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Editor—Constitutional mosaicism for two distinct chromosome aneuploidies is a rare cytogenetic abnormality. Usually in such cases, an autosomal aneuploidy is associated with a gonosomal aneuploidy. Little is known about the sequence of errors leading to such complex conditions. The only available studies addressing this issue concern three mosaic autosomal/gonosomal cases involving chromosome 8 (two cases) and chromosome 21 (one case), in all of which chimerism could be ruled out.1 2 A mitotic origin was inferred for both mosaic trisomy 8 cases,1 whereas the initial error in the trisomy 21 mosaic most likely occurred at meiosis.2
So far, trisomy 18 combined with monosomy X has been observed in three cases.3-5 We have recently observed a fourth patient with mosaic monosomy X/trisomy 18. We report the clinical and cytogenetic characteristics and the results of molecular analysis, which was undertaken in order to determine the origin of the aneuploid cell lines.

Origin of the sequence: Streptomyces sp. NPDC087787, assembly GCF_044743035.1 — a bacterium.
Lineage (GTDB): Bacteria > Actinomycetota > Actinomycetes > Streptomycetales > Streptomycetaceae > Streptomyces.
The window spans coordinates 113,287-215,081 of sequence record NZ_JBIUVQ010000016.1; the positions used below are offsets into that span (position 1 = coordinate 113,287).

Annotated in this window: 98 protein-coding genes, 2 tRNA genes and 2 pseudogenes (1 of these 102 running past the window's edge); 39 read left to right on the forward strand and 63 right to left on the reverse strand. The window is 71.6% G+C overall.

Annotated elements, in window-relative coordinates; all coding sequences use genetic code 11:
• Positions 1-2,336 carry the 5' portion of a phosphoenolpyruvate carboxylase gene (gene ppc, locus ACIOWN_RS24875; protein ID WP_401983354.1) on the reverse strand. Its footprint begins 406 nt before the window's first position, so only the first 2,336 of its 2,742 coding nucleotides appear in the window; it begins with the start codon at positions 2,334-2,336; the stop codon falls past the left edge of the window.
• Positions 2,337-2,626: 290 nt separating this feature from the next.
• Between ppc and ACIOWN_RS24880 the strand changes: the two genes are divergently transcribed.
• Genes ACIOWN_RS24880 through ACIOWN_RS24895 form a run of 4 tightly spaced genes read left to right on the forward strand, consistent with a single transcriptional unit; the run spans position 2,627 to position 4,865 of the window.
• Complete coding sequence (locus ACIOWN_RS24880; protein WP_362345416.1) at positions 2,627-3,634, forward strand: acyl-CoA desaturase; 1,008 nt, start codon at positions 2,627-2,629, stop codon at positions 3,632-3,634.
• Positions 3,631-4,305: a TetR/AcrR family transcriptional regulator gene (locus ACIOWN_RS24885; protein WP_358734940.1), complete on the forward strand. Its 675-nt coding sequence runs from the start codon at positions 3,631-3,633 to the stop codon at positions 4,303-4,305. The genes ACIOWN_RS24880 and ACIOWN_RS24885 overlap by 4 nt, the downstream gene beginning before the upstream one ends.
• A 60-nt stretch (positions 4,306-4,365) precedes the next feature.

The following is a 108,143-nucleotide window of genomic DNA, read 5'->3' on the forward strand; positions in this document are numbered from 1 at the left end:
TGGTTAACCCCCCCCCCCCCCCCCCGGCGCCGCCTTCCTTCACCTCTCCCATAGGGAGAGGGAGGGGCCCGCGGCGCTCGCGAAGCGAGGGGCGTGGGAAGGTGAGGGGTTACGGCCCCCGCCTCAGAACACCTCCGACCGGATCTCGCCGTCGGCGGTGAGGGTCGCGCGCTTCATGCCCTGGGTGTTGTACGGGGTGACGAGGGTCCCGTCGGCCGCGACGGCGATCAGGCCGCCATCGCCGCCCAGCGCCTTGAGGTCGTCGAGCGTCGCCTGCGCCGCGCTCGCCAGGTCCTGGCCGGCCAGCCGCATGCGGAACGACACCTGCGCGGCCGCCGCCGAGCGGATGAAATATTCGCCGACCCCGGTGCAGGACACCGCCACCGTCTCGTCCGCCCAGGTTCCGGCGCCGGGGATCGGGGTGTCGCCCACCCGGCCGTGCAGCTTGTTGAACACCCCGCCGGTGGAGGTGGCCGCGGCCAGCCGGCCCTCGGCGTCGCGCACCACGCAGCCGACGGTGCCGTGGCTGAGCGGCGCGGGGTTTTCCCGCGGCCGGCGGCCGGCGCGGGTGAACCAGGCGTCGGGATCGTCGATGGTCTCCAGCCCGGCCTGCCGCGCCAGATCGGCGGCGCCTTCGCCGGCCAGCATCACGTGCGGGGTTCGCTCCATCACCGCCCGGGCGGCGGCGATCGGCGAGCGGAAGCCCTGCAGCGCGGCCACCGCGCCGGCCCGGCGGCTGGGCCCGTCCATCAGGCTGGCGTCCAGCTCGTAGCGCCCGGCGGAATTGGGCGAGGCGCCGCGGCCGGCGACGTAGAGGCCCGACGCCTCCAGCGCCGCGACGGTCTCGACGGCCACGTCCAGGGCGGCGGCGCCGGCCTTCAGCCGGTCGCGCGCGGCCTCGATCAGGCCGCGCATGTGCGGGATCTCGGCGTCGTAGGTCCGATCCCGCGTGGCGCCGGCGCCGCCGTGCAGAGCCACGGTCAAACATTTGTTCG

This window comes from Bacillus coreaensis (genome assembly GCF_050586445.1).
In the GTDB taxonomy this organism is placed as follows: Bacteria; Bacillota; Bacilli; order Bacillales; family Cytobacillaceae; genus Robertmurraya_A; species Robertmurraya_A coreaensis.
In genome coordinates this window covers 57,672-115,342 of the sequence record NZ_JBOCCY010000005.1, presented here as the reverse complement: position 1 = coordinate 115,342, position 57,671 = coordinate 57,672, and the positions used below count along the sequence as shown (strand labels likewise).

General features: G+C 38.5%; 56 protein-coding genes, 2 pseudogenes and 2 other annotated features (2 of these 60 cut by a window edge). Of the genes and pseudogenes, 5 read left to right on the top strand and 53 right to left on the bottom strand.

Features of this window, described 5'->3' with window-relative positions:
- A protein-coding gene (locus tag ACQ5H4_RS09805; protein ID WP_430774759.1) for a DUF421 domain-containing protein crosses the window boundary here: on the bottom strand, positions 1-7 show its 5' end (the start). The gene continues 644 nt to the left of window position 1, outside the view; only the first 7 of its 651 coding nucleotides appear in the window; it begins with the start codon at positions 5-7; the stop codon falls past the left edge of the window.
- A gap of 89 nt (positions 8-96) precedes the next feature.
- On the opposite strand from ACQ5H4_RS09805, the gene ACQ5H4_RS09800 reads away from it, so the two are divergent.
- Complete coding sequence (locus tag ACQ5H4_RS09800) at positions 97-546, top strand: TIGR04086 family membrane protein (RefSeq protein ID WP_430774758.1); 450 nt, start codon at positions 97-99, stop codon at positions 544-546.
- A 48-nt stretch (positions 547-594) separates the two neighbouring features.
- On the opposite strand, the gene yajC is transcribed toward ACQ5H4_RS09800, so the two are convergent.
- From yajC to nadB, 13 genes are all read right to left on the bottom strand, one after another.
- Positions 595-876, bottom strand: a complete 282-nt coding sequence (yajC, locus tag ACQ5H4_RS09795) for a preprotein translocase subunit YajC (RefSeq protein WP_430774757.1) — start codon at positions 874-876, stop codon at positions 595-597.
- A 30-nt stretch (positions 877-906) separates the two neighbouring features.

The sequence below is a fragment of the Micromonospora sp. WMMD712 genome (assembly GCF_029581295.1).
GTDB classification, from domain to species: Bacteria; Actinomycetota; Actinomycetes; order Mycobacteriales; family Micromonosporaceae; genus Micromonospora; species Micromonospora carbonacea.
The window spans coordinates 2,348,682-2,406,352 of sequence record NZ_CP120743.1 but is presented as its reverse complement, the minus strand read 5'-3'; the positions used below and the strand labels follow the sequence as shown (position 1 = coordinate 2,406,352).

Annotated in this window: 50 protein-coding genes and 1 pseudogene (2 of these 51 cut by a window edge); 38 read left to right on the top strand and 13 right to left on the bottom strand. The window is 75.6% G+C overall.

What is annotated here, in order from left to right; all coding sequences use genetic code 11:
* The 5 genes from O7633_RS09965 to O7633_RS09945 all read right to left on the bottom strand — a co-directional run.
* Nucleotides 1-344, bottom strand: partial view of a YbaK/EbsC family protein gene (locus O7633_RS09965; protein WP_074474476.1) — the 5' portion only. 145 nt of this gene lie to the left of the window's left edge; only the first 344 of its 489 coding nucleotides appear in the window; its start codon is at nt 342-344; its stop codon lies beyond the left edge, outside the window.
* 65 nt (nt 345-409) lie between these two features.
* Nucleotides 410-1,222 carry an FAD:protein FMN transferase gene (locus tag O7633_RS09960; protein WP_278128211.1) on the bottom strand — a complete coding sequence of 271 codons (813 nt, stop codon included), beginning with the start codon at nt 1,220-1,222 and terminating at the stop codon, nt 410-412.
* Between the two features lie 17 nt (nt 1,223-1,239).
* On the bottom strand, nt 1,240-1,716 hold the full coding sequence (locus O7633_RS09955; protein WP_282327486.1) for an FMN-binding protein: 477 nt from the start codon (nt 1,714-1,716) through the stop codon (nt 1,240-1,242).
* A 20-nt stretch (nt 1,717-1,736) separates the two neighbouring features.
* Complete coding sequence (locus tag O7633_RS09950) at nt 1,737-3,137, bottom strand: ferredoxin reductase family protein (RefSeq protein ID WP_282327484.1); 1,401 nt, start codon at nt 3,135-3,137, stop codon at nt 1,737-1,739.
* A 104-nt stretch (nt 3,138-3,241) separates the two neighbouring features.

The female proband was the second child of healthy, unrelated parents. There was no family history of congenital anomalies or chromosome disorders. The father was 32 and the mother 34 years old at the time of her birth. She was born at term after an uneventful pregnancy and her birth weight was 3600 g. Psychomotor development was slightly delayed and she attended school up to the age of 14 years. Menarche occurred at 11 years, with regular menses up to 15 years. Thereafter, menses became progressively less frequent, until secondary amenorrhoea developed at 18 years of age.
The patient was referred for clinical and cytogenetic evaluation at the age of 23 …